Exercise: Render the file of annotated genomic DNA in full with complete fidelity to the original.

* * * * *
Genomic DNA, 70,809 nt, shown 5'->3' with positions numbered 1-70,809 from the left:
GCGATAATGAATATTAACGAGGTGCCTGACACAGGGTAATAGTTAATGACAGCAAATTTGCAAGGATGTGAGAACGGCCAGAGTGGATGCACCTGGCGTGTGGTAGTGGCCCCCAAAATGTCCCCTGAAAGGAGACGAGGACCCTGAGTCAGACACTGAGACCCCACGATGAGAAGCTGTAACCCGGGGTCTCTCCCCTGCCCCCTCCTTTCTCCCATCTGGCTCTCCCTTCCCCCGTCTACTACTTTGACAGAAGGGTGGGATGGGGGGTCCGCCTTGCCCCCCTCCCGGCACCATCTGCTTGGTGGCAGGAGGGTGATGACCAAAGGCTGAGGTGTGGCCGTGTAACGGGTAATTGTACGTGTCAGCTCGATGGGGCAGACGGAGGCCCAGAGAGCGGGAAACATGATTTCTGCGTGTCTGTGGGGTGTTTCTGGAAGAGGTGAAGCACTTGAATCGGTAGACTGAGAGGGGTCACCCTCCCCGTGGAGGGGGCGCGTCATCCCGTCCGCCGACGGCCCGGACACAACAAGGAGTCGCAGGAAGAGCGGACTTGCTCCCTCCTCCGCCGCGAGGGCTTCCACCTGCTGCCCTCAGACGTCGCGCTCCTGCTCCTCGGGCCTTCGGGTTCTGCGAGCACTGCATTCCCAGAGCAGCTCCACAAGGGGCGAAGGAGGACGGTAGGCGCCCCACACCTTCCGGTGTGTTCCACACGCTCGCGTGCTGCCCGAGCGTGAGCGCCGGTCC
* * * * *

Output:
Genomic DNA, 70,809 nt, shown 5'->3' with positions numbered 1-70,809 from the left:
GCGATAATGAATATTAACGAGGTGCCTGACACAGGGTAATAGTTAATGACAGCAAATTTGCAAGGATGTGAGAACGGCCAGAGTGGATGCACCTGGCGTGTGGTAGTGGCCCCCAAAATGTCCCCTGAAAGGAGACGAGGACCCTGAGTCAGACACTGAGACCCCACGATGAGAAGCTGTAACCCGGGGTCTCTCCCCTGCCCCCTCCTTTCTCCCATCTGGCTCTCCCTTCCCCCGTCTACTACTTTGACAGAAGGGTGGGATGGGGGGTCCGCCTTGCCCCCCTCCCGGCACCATCTGCTTGGTGGCAGGAGGGTGATGACCAAAGGCTGAGGTGTGGCCGTGTAACGGGTAATTGTACGTGTCAGCTCGATGGGGCAGACGGAGGCCCAGAGAGCGGGAAACATGATTTCTGCGTGTCTGTGGGGTGTTTCTGGAAGAGGTGAAGCACTTGAATCGGTAGACTGAGAGGGGTCACCCTCCCCGTGGAGGGGGCGCGTCATCCCGTCCGCCGACGGCCCGGACACAACAAGGAGTCGCAGGAAGAGCGGACTTGCTCCCTCCTCCGCCGCGAGGGCTTCCACCTGCTGCCCTCAGACGTCGCGCTCCTGCTCCTCGGGCCTTCGGGTTCTGCGAGCACTGCATTCCCAGAGCAGCTCCACAAGGGGCGAAGGAGGACGGTAGGCGCCCCACACCTTCCGGTGTGTTCCACACGCTCGCGTGCTGCCCGAGCGTGAGCGCCGGTCC